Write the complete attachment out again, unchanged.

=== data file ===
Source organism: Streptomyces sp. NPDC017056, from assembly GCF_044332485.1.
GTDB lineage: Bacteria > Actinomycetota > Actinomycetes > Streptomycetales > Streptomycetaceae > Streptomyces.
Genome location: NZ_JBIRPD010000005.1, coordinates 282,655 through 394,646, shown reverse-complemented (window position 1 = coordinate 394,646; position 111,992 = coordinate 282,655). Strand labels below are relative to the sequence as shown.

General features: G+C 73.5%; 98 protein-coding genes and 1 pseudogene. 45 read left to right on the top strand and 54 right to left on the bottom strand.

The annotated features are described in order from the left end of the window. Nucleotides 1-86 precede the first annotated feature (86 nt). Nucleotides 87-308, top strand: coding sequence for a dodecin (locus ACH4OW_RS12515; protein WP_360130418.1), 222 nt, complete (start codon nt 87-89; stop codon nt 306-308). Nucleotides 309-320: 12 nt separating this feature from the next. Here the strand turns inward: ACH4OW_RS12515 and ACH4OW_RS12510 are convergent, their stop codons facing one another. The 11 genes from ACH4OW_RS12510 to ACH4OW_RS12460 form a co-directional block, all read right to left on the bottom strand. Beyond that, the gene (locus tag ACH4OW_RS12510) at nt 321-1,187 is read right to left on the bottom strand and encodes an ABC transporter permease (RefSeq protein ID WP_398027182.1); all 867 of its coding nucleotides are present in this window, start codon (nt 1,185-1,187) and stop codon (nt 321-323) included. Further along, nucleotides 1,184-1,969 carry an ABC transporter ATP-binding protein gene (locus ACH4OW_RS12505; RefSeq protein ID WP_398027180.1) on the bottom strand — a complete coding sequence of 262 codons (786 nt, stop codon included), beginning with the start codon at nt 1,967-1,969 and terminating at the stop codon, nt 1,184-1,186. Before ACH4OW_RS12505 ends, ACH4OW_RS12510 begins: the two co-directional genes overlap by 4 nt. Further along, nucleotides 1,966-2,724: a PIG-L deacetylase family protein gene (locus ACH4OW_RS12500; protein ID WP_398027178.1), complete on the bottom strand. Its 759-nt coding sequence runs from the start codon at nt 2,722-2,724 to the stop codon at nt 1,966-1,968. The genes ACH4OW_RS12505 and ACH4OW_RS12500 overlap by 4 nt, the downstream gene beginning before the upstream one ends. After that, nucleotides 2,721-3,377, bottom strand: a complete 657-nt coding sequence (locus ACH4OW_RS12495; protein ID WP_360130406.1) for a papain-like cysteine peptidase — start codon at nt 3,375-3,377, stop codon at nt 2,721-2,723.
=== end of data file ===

Source organism: Streptomyces sp. NPDC017056, from assembly GCF_044332485.1.
GTDB lineage: Bacteria > Actinomycetota > Actinomycetes > Streptomycetales > Streptomycetaceae > Streptomyces.
Genome location: NZ_JBIRPD010000005.1, coordinates 282,655 through 394,646, shown reverse-complemented (window position 1 = coordinate 394,646; position 111,992 = coordinate 282,655). Strand labels below are relative to the sequence as shown.

General features: G+C 73.5%; 98 protein-coding genes and 1 pseudogene. 45 read left to right on the top strand and 54 right to left on the bottom strand.

The annotated features are described in order from the left end of the window. Nucleotides 1-86 precede the first annotated feature (86 nt). Nucleotides 87-308, top strand: coding sequence for a dodecin (locus ACH4OW_RS12515; protein WP_360130418.1), 222 nt, complete (start codon nt 87-89; stop codon nt 306-308). Nucleotides 309-320: 12 nt separating this feature from the next. Here the strand turns inward: ACH4OW_RS12515 and ACH4OW_RS12510 are convergent, their stop codons facing one another. The 11 genes from ACH4OW_RS12510 to ACH4OW_RS12460 form a co-directional block, all read right to left on the bottom strand. Beyond that, the gene (locus tag ACH4OW_RS12510) at nt 321-1,187 is read right to left on the bottom strand and encodes an ABC transporter permease (RefSeq protein ID WP_398027182.1); all 867 of its coding nucleotides are present in this window, start codon (nt 1,185-1,187) and stop codon (nt 321-323) included. Further along, nucleotides 1,184-1,969 carry an ABC transporter ATP-binding protein gene (locus ACH4OW_RS12505; RefSeq protein ID WP_398027180.1) on the bottom strand — a complete coding sequence of 262 codons (786 nt, stop codon included), beginning with the start codon at nt 1,967-1,969 and terminating at the stop codon, nt 1,184-1,186. Before ACH4OW_RS12505 ends, ACH4OW_RS12510 begins: the two co-directional genes overlap by 4 nt. Further along, nucleotides 1,966-2,724: a PIG-L deacetylase family protein gene (locus ACH4OW_RS12500; protein ID WP_398027178.1), complete on the bottom strand. Its 759-nt coding sequence runs from the start codon at nt 2,722-2,724 to the stop codon at nt 1,966-1,968. The genes ACH4OW_RS12505 and ACH4OW_RS12500 overlap by 4 nt, the downstream gene beginning before the upstream one ends. After that, nucleotides 2,721-3,377, bottom strand: a complete 657-nt coding sequence (locus ACH4OW_RS12495; protein ID WP_360130406.1) for a papain-like cysteine peptidase — start codon at nt 3,375-3,377, stop codon at nt 2,721-2,723.